Binyamina, a town near Haifa, and its most famous native son, have both grown over the last six decades.
Binyamina’s most famous native son is now Israel’s prime minister.
Ehud Olmert returned to his childhood elementary school this week and gave a third-grade class a surprise 40-minute lesson on civics on Tu b’Shevat and the Knesset’s 59th anniversary.
The Village of Mamaroneck has agreed to pay the Westchester Day School $4.75 million after continually losing legal efforts to prevent expansion of the Orthodox yeshiva.
The settlement comes just weeks before the start of a trial at which the yeshiva was set to seek damages against the village, which spent $900,000 in its losing legal effort.
One of the suspects in last month’s attack on Jewish subway riders returning from a Chanukah celebration has been sentenced to one-and-a-half to four-and-a-half years in jail for a hate crime he committed in 2006.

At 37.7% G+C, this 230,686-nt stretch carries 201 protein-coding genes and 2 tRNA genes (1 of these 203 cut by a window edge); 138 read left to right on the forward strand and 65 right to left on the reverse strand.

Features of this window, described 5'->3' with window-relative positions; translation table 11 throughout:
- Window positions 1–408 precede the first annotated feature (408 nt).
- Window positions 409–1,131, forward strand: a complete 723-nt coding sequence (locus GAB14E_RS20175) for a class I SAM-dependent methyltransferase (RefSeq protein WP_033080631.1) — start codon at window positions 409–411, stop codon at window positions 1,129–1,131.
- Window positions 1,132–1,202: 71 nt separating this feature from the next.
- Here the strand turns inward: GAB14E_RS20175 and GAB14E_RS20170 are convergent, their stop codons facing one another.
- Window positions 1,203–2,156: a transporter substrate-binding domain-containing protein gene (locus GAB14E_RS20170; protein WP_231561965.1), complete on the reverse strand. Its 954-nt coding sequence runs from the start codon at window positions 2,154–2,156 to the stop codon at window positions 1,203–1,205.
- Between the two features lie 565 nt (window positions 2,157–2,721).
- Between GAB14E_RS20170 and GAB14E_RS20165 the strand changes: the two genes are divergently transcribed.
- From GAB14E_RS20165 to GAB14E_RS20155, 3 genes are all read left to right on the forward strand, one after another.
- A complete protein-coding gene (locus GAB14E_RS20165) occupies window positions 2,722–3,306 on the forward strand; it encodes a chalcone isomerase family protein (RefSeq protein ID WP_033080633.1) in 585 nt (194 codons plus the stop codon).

To provide for the increased needs of Holocaust survivors, the Claims Conference has increased by 16 percent its annual allocation to 34 New York agencies that serve about 20,000 survivors.
“In these times of severe crisis for Jewish philanthropy, the increase in Claims Conference funds for social services is even more essential to the wellbeing of elderly Nazi victims,” according to Julius Berman, the conference chairman.
The United Nations’ fourth annual International Day of Commemoration will take place as planned Jan. 27, but Jewish Holocaust survivors plan to protest when the president of the General Assembly addresses the group.
“We continue to hope that he will find a way out of coming,” said Jeffrey Wiesenfeld, a vice president of the American Gathering of Holocaust Survivors.
President George W. Bush, preparing for his initial visit to the Middle East, tried to maintain a middle ground, supporting Israel but gaining Arab backing for a comprehensive peace settlement.
This week, the ball was literally in these settlers’ court.